As the community of blockchain developers around the world pushes ever deeper into smart contracts, bitcoin is being left behind.
Even as the cryptocurrency on the bitcoin blockchain continues to hover around record highs, the diversity of applications being built on top of the distributed ledger of transactions plateaued years ago.
But one company is helping lead the charge to give bitcoin developers the ability to write sophisticated self-executing lines of code on top of what is widely considered the most secure blockchain.
Announced today, Argentina-based RSK (also known as Rootstock) has completed the first complete transition of a bitcoin exchange to a process called ‘merge-mining’ of its test network.
Since last week, every single miner on the Bitcoin India mining pool as been earning what RSK calls ‘smart bitcoins’ along with their share of the pool’s bitcoin rewards.
Similar to how the ethereum network is fueled by the ether cryptocurrency, the smart bitcoins mined through RSK would power the startup’s smart contract ecosystem.
RSK’s new business development manager, Henry Sraigman says the transition of bitcoin miners to the RSK merge-mining is designed to give the resilient bitcoin ecosystem increased opportunity for creativity.
“We decided not to mint a new coin, but as bitcoin was the most robust cryptocurrency out there we decided to connect the smart contract capabilities with the bitcoin blockchain.”
Bitcoin India began the process of switching over to RSK merge-mining last March, during the exploratory phase of the testnet. By November, its pool, which also mines litecoin and ethereum, had begun the merge-mining process on RSK’s testnet and the bitcoin mainnet concurrently.
Instead of a full switch to merge-mining, Bitcoin India started with only 1 petahash of its total hashing power, and “progressively increased” to the 11 petashashes currently being deployed, according to the firm’s co-founder, Yoshi Goto.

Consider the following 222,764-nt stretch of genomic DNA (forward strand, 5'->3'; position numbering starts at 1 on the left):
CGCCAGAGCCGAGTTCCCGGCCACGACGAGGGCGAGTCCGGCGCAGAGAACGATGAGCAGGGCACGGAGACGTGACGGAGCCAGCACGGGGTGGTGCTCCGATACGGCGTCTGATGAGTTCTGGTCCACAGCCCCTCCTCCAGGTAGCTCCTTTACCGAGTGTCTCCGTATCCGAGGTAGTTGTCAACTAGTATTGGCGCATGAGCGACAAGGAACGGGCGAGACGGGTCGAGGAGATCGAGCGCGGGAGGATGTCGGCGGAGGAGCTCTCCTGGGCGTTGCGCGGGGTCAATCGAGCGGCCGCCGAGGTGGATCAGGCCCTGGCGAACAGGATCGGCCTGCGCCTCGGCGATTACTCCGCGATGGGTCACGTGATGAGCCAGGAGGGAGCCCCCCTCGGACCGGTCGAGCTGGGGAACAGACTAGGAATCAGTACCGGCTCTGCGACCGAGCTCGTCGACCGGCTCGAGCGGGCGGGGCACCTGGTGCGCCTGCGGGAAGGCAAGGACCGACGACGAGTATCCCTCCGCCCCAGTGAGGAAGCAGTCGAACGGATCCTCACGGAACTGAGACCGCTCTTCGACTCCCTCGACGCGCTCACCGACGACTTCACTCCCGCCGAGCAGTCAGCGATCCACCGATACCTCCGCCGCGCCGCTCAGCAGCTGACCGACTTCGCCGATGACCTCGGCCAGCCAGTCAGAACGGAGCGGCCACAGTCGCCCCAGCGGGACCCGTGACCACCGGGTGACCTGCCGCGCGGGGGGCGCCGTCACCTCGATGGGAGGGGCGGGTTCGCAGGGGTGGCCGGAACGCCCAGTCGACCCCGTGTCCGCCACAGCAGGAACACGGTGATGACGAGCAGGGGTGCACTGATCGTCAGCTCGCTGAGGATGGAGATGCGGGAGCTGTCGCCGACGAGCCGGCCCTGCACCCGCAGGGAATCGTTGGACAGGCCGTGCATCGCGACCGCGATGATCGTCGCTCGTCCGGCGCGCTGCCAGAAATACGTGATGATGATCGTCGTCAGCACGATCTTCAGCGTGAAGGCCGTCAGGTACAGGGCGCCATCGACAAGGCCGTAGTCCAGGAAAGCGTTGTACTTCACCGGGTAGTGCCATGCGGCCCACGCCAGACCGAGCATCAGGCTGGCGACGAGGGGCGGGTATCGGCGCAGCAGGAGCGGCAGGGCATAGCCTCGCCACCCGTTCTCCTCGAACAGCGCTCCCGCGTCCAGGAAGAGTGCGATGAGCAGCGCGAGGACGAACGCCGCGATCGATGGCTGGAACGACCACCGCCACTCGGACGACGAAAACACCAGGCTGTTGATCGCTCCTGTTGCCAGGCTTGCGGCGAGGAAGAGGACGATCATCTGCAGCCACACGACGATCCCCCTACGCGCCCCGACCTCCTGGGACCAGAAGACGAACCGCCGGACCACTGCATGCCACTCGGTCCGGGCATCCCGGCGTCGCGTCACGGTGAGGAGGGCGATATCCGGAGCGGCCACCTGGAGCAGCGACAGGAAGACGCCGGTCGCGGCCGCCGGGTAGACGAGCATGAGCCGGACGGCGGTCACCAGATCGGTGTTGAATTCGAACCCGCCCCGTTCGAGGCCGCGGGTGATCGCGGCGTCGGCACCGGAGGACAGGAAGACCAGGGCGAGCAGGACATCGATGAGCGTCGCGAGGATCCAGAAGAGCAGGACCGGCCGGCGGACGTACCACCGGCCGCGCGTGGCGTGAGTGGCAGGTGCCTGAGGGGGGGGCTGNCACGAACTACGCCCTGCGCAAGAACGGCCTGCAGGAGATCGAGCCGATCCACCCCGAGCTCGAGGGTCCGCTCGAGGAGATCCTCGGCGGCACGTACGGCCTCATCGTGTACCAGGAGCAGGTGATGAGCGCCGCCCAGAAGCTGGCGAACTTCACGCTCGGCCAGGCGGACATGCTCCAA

“After the startup phase,” Goto told , “the merge-mining process has been working with no downtime for the last months and we can expect the hashing power to keep rising.”
Increasingly, the number of developers building on a blockchain is being portrayed as an asset to the wide variety of industries interested in building non-cryptocurrency applications on a blockchain.
While the bitcoin developer community is widely regarded as one of the largest, the lack of sophisticated smart contract abilities has limited growth, according to Sraigman.
So instead of mining a new coin to compete with the likes of ethereum, or launching a distributed ledger without a currency as have other competitors in the space, Sraigman says RSK wanted to build a tech solution that would allow give bitcoin developers more sophisticated tools.
To that end, the firm last year raised a $1m seed round and gathered 25 bitcoin startups included Bitfinex, BitPay, Bitstamp, BTCC and Xapo to commit to helping develop bitcoin smart contracts via its sidechain solution.
According to Sraigman, RSK is currently “on-boarding” mining pools around the world and teaching them how to integrate merge-mining.
In spite of some concern that the RSK blockchain might compromise anonymity, Sraigman expects the company will have 50% of global bitcoin miners switched over to 100% merge-mining in the coming months.
If the testnet switches over to a live network in May, as planned, merge-mining is expected to give miners on the bitcoin network access to a new source of revenue with no added mining power demands.
“When we started with this idea, what we decided was to onboard people providing security to bitcoin and to give them a new revenue stream. Because now they can participate in this smart contract revolution.”
Merging train tracks image via Shutterstock